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Allianz Investment Management LLC 2020 Market Outlook

2020 FORECAST SUMMARY:

While we’re not expecting continued outsized asset class returns again in 2020, the Fed has set the table with their “mid-cycle” adjustment to extend the current expansion of the U.S. economy. The 75 basis points of insurance rate cuts that the Fed carried out in 2019 is likely to offset any moderation of growth resulting from fading fiscal stimulus. In this context, we expect real GDP in the U.S. economy to hover somewhere close to two percent. Additionally, with most of the heavy lifting completed by the Fed last year, we expect policy rates to remain on hold for an extended period of time. The bar is set high for the Fed to change policy rates in either direction and we don’t envision a change in policy stance absent a material change to the economic outlook. The economic backdrop should remain supportive and the tight labor market will likely fuel the consumption driven economy and put marginal upward pressure on inflation, which is already starting from a low base. In turn, the 10-year Treasury yield has the potential to move marginally higher, but is likely to remain range-bound for most of the year. Rate cuts from the Fed have pushed the yield curve out of inversion, but it would require a lift in global rates to see the yield curve steepen materially from here. We have witnessed some de-escalation of trade tensions between the U.S. and China, but disruptions to global supply chains is still a key risk going into next year. In addition, the U.S. election in the second half of 2020 has the potential to disrupt the economy should there be a decline in CEO confidence. Overall, heading into 2020 we are cautiously optimistic with the state of the economy as recent Fed easing, positive rhetoric on global trade, and a well-equipped consumer creates a path to extend the current expansion beyond what was previously thought.

1

US GDP GROWTH: U.S. economy continues to grow with real GDP between 1.60% to 2.10%.

Growth has undoubtedly slowed in 2019, but the proverbial effects from global trade tensions were not as pronounced in the U.S. as some of the other developed economies. Much of the strength in the U.S. economy has been delivered from solid consumer spending and heading into 2020 the outcome isn’t likely to be much different. U.S. GDP is poised to end 2019 slightly above 2%, and given the solid economic backdrop, particularly with the health of the labor market, we are expecting 2020 to be fairly similar as the economy extends the expansion we are currently in. The narrative for most of 2019 was focused on trade and the slowing of global growth as traditional supply chains were disrupted and uncertainty weighed on business investment. Now that trade tensions have begun to ease and manufacturing PMIs have turned the corner, a gradual uptick in global growth could support growth domestically. However, downside risks still remain with regards to trade and geopolitics. On balance, we expect growth in the U.S. economy to continue around a trend pace of 2%, but we remain cognizant of the late-cycle risks that pose a threat to the prolonged expansion.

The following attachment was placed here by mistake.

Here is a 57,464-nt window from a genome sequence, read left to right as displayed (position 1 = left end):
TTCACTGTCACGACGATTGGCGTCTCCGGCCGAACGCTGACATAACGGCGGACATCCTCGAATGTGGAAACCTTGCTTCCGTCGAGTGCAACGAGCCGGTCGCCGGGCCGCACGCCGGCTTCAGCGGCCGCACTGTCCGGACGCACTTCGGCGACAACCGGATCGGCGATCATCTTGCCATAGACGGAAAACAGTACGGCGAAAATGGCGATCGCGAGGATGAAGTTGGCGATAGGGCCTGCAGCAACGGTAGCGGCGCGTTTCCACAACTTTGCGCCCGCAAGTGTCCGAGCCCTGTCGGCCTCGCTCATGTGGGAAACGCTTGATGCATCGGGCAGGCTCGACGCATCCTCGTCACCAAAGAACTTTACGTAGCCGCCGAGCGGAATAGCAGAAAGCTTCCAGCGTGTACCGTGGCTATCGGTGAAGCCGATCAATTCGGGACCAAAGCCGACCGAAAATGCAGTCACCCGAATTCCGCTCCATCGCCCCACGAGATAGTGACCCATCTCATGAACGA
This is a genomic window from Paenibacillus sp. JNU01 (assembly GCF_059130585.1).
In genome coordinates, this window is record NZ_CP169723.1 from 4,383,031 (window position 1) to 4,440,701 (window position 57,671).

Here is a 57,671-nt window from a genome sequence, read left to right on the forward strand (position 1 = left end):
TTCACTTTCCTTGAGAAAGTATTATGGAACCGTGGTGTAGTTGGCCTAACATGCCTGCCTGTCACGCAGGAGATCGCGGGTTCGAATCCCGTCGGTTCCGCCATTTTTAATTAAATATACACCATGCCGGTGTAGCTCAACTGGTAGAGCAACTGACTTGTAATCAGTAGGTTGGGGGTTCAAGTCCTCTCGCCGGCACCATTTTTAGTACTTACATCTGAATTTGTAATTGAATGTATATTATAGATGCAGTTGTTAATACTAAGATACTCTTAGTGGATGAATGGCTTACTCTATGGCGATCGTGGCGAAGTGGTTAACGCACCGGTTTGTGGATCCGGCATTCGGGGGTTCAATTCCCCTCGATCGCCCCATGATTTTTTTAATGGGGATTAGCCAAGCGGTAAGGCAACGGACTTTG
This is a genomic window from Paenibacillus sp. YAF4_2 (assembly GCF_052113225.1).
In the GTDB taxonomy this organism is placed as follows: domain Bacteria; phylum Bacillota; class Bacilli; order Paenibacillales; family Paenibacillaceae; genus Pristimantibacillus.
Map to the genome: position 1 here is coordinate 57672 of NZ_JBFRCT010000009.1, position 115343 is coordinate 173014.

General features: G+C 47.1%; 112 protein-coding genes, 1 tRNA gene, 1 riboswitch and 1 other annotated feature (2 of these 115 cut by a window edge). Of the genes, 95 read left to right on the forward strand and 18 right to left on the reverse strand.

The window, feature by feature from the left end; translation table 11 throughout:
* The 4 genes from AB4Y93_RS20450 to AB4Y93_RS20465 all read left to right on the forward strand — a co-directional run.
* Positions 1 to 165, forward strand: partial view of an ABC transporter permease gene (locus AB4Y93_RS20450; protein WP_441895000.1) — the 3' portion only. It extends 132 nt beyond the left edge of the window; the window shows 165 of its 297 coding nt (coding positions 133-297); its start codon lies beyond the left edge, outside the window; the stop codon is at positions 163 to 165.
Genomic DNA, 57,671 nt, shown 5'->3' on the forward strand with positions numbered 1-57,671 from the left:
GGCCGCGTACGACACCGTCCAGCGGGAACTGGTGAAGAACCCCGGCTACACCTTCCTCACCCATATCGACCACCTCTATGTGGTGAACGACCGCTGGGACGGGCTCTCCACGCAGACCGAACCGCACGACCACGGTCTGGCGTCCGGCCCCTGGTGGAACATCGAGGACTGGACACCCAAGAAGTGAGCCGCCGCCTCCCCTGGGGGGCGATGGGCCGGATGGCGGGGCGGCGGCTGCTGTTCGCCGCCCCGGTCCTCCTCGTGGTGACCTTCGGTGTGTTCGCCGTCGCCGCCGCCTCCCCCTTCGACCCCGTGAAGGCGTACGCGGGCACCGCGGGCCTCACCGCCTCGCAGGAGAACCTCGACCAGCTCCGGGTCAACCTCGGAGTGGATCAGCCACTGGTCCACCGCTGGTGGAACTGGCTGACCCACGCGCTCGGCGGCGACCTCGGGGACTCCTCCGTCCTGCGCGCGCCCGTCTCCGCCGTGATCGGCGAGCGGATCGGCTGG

2

FED FUNDS: Fed is unlikely to change policy rates and Fed funds will remain in the range of 1.50% to 1.75%.

Despite differing opinions on the course of monetary policy among Fed officials in 2019, there seems to be a consensus formed by most members to leave policy rates unchanged in 2020. Commentary from Fed officials set the tone as Powell has stated, “Monetary policy is in a good place,” and most other officials agree that the current stance of monetary policy is “appropriate.”  The “mid-cycle adjustment” is complete and now it’s time for the Fed to sit back and assess the landscape as the economy unfolds. Furthermore, market participants are pricing in just shy of one 25 basis point cut in the Fed funds futures market. Given that downside risks slightly outweigh the risks to the upside, it seems appropriate investors are only pricing in a partial cut in the market. Therefore, with the goal of attempting to “sustain the economic expansion” through a series of rate cuts done last year, we don’t expect any changes to the Fed funds rate in the coming year. 

3

INFLATION: (Core PCE) to remain subdued within a range of 1.50% to 2.00%.

Inflation has been a difficult topic, especially for policymakers, as external forces like demographics, low productivity, and higher levels of debt have kept inflationary pressures muted for some time. Next year won’t be any different and we suspect the topic of inflation targeting will be one the Fed will debate very intensely. Against the backdrop of a tightening labor market, an economy growing at trend and robust consumption, we expect inflation to drift back towards the Fed’s 2% target. However, due to the headwinds mentioned above, we don’t expect inflation to move out of our expected range of 1.50% to 2.00%.

4

10-YEAR TREASURY to end 2020 within a range of 1.50% to 2.00%.